closed when the last families left the village. The walls were
closing in on the daily lives of the villagers. The nearest high
school is in Akrabeh, which has become so much more distant. So
anyone who wants his children to stay in school is compelled to
leave Yanun and move to the town. But even without this
consideration - who is going to decide to stay in a village where
settlers come and go as they please, day and night, marching on the
roofs of the houses and breaking into the homes?
On Thursday, October 17, the principal of the small school in
Khirbet Yanun bade farewell to his last students. The next day, the
last six families left town. Two days later, Ta'ayush volunteers
arrived in order to enable residents to return to their village.
Most of the residents are still there.
Khirbet Yanun sends a danger signal that should not be disregarded:
Tens of thousands of people are liable to become displaced persons
and refugees. In addition, Israeli "security sources" repeatedly
leak reports that in time of war or escalation of the conflict, the
Sharon government may try to displace many others, on an organized
basis. The pain of displacement will not be soothed by time. For
years to come, Israeli society will have to contend with the violent
cost of this displacement, which is added to previous rounds of it.
Yanun is a warning sign not only to Israelis but also to
Palestinians. The danger of transfer is tangible. In order to
eliminate it, there is a need for serious work in the field and a
strengthening of the local economy. First and foremost, there should
be a focus on rejuvenating the social fabric and strengthening the
internal solidarity within Palestinian society. Without these, a new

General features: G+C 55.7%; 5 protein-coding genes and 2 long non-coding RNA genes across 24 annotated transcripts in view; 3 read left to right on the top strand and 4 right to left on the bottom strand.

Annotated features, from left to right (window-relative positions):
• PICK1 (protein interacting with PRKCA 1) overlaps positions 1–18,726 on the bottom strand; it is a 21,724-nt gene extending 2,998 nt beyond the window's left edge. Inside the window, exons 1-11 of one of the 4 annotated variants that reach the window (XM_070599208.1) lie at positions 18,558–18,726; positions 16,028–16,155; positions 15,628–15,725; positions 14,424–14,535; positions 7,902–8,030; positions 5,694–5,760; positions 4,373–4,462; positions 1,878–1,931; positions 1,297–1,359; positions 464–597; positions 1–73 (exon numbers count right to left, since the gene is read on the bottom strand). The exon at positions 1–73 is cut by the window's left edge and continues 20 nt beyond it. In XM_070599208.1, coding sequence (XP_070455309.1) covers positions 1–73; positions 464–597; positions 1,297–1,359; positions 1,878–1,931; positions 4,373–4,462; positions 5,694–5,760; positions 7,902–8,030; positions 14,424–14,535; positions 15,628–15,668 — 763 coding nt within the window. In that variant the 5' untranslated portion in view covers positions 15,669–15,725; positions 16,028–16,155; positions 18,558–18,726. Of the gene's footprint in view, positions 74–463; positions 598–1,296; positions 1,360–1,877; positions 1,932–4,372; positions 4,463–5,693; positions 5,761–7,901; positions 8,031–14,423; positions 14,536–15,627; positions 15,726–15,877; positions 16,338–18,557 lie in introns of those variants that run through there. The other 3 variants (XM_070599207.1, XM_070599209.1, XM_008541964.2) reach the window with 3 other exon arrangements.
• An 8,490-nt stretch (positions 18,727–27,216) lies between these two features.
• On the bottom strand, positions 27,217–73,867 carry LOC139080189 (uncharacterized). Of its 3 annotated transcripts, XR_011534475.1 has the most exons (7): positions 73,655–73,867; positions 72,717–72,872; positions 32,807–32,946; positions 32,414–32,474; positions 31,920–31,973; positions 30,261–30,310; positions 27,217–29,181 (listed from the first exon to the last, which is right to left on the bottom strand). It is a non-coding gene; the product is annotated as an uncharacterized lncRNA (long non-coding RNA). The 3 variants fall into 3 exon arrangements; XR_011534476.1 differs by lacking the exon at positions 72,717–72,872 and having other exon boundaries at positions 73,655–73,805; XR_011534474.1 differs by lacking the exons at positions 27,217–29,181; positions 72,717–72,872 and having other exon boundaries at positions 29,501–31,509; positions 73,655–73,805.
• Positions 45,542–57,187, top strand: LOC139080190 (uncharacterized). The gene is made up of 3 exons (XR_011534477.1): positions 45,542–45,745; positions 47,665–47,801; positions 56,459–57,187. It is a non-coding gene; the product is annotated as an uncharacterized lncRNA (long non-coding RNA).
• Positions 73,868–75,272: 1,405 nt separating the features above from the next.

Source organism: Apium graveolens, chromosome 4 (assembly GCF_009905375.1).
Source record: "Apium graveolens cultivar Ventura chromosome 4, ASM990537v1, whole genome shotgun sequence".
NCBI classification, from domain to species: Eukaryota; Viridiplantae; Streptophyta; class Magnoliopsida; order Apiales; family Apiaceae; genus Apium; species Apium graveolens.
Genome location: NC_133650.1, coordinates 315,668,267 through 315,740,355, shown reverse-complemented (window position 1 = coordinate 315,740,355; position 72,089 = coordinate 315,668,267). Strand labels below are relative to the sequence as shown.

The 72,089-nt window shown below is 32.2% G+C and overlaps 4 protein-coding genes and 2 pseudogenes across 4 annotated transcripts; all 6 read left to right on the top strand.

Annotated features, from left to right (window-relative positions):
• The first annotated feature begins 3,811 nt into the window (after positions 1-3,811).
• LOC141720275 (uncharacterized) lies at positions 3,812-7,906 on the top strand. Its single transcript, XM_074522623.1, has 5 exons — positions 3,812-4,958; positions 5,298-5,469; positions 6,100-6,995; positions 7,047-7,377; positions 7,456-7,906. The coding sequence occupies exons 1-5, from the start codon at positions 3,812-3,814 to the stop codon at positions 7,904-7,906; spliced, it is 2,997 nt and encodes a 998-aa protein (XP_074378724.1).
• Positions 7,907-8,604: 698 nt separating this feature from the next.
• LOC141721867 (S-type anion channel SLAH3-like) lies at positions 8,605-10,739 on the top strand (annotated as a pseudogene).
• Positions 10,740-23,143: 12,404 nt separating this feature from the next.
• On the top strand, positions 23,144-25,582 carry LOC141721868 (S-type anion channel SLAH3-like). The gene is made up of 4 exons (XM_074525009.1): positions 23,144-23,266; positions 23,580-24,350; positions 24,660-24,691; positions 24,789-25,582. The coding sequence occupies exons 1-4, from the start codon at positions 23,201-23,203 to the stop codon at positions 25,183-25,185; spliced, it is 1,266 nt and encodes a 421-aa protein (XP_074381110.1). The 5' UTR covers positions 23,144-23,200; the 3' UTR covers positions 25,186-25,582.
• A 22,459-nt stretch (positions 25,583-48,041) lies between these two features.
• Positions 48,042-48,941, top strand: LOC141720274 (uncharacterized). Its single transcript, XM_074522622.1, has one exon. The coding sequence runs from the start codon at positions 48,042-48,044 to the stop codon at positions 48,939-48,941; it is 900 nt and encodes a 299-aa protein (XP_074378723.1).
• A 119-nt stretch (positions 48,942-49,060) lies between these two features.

wave of refugees is liable to be added to the old camps or join
existing urban centers.
The foundation that is required for tsumud (the stubborn clinging to
the land, the determination to hold on in spite of the occupation)
will not be found in symbolic actions, in focusing on international
public opinion at the expense of dealing with the distress at home,
or in armed demonstrations of power. In order to contend with the
creeping process of transfer, Palestinian society must enlist its
human resources in order to struggle over every meter of land and
every goat. Will this effort find loyal Israeli allies in the civil
struggle against dispossession?
Ta'ayush volunteers came to Khirbet Yanun for two weeks to fend for
the residents, to facilitate their return home and to roust public
opinion out of its state of apathy. Fifteen families have returned
to their homes, albeit hesitantly and fearfully, and their return is
During our stay here, the army has been compelled to demonstrate its
presence. But past experience teaches the residents that despite
their calls for help, the maltreatment will not end. During our stay
here, the Itamar settlers succeeded in swooping down on the village
and severely beating two residents and four volunteers. None of the
rioters was arrested. A sign of things to come.
Our presence in Khirbet Yanun was temporary. It is impossible and it
is wrong for the presence of Israeli citizens to be the only
guarantee to ensure the continued existence of a Palestinian
village. Unless people in Israel stand up to the injustice and
support the people of the village, they will remain at the mercy of
the settlers. When will the next attack come? Will it be after the
residents leave? Will they blow up the houses of the village? Or
move into the houses? And where will they stop?
The sights from three weeks ago remain with us. On the moonlit night
when we arrived in Yanun, we walked through the abandoned Arab
village. The residents had time to prepare themselves, to take their
belongings, gather light fixtures and pull out the electrical
wiring. There wasn't even the sound of a single dog barking in the
village. Still, wherever you turn, you see open homes, broken-down
doors, yawning black voids. And on the surrounding hillsides, the
watchtowers of the settlers of Itamar. More or less, this is how the
Palestinian villages looked after 1948. Fifty-odd years later, we
are here again, Israelis and Palestinians, captives of a history
whose bitter lessons we have forgotten.
The writers are members of the Ta'ayush - Arab Jewish Partnership
By Gadi Algazi and Azmi BdeirBy Gadi Algazi and Azmi Bdeir
NEWS AND VIEWS DISTRIBUTED HERE ARE THE AUTHOR'S RESPONSIBILITY
AND DO NOT NECESSARILY REFLECT THE OPINION OF WORLD VIEW